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Fiber: Frequently Asked Questions
Here are some frequently asked questions related to Fiber: Its Importance In Your Diet.
Q: Exactly how much fiber should I get in my diet?
A: The American Dietetic Association recommends 20 to 35 grams of fiber each day. Your doctor may also recommend drinking a fiber product such as Citrucel or Metamucil once a day. These products are mixed with water, and each 8-ounce glass provides about 4 to 6 grams of fiber.
Q: Can fiber really help me lose weight?
A: In a nutshell, fiber slows things down at the upper end and speeds them up at the lower end (in other words, "slow in, fast out"). It makes the entrance of food more difficult (by demanding that food be chewed), and it makes it easier to pass stools. In between, it makes food more satisfying, probably because the contents of the stomach are bulkier and stay longer. These actions can help you limit calories.
Q: Recently, when I tried eating more fiber, I had cramps and a bloated feeling. Is this normal?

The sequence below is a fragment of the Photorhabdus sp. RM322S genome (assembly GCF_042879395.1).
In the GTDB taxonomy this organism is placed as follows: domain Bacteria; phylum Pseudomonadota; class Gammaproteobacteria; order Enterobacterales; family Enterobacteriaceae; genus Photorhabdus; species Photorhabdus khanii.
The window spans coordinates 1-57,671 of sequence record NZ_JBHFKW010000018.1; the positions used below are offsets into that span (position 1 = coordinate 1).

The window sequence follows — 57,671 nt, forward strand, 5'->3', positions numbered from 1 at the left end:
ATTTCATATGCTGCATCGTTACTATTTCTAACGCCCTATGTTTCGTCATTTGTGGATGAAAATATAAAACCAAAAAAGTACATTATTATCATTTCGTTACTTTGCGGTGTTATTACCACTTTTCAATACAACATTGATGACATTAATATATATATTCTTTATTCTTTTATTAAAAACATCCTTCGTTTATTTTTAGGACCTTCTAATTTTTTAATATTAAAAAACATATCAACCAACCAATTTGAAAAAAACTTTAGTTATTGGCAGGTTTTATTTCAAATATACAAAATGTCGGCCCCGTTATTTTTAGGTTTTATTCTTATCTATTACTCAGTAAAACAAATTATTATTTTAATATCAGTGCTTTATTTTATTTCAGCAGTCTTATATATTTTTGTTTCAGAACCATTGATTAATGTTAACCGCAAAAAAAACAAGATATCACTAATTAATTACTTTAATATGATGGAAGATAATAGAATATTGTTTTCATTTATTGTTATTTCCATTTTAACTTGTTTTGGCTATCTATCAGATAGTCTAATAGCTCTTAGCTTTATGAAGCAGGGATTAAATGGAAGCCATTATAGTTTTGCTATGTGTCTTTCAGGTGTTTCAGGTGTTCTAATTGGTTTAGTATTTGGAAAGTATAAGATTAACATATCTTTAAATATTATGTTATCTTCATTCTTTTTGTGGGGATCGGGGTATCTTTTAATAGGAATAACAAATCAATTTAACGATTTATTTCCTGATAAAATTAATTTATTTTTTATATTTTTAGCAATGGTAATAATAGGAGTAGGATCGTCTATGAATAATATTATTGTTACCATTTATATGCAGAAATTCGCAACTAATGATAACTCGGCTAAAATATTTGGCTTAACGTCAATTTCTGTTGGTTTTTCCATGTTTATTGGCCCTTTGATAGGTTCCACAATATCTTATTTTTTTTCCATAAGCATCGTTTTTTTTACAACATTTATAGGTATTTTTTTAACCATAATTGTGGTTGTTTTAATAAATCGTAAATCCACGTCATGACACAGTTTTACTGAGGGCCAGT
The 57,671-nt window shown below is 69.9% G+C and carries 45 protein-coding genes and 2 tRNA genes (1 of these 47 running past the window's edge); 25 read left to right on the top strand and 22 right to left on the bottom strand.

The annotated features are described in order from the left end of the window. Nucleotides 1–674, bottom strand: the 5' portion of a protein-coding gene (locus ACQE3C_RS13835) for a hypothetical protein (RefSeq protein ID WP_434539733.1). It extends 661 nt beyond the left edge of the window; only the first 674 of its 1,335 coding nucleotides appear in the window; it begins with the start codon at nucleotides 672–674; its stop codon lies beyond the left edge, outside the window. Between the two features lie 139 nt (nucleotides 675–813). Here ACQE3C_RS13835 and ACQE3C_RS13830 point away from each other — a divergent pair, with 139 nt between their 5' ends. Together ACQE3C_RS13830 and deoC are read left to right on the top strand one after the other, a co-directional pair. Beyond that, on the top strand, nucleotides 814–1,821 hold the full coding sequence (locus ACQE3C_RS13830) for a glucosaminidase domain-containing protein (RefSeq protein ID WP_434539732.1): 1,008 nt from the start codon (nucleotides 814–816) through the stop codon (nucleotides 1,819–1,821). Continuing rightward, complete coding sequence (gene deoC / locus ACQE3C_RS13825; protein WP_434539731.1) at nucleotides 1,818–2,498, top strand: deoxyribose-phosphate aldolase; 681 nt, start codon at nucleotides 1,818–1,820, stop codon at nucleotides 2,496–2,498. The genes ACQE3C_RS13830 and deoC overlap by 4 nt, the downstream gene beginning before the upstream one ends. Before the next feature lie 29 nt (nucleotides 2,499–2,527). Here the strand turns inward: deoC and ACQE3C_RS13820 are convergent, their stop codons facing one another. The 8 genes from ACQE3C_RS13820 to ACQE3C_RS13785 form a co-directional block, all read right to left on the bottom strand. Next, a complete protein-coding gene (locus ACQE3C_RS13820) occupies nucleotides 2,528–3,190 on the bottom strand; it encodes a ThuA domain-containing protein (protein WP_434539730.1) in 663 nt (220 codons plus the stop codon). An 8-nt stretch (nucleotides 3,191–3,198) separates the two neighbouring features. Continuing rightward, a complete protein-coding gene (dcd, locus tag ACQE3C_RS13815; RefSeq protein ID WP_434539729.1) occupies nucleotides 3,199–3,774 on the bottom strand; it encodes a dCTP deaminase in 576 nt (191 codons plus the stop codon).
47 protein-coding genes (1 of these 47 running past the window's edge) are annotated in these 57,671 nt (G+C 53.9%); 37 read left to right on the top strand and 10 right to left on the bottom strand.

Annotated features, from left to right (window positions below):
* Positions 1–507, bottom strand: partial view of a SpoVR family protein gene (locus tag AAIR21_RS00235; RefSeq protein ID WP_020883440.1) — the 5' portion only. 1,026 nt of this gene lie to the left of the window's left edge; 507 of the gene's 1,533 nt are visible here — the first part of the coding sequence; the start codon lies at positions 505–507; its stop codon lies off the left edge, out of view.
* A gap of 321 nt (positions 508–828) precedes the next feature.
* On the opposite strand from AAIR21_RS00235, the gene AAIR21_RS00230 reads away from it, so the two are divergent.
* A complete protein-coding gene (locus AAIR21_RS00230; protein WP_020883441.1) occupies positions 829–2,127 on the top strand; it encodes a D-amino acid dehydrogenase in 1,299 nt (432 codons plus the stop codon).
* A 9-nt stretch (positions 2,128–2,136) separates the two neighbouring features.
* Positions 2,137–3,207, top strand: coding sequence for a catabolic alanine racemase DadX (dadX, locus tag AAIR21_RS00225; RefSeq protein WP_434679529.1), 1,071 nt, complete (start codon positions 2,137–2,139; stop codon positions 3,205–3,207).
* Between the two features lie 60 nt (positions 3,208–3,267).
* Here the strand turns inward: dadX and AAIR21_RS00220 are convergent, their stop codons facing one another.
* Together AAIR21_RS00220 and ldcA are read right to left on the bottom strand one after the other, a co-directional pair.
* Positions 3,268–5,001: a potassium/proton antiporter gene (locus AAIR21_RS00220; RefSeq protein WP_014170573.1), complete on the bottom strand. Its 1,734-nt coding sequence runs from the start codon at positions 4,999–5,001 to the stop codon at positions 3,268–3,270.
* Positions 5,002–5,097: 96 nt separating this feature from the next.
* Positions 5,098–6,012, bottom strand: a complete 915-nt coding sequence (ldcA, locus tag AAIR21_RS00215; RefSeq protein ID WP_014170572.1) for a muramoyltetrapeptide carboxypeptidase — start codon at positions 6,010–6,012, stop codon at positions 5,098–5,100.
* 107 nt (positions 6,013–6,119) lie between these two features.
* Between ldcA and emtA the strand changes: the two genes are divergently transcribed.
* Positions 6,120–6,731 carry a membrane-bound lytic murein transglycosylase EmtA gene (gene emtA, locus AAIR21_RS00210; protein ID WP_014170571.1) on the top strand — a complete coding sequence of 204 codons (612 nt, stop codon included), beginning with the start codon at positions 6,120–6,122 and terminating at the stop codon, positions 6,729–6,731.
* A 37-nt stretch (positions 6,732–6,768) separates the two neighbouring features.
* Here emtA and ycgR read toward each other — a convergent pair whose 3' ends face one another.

A: Many people notice bloating, cramping, or gas when they begin to add more fiber to their diet. Adding fiber gradually to your diet over a period of time can help prevent this. It's important to drink more fluids when you increase the amount of fiber you eat. The recommended amount of water is eight glasses a day.
Q: I drink lots of fruit juices. Does this count as extra fiber in my diet?
A: Fruit and vegetable juices usually contain practically no fiber, because the juice has been squeezed out of the plant material and the fiber is left behind. But freezing, drying, and normal cooking do not significantly change the fiber content of most foods. Fresh or cooked vegetables, as well as dried or canned fruit, all add fiber.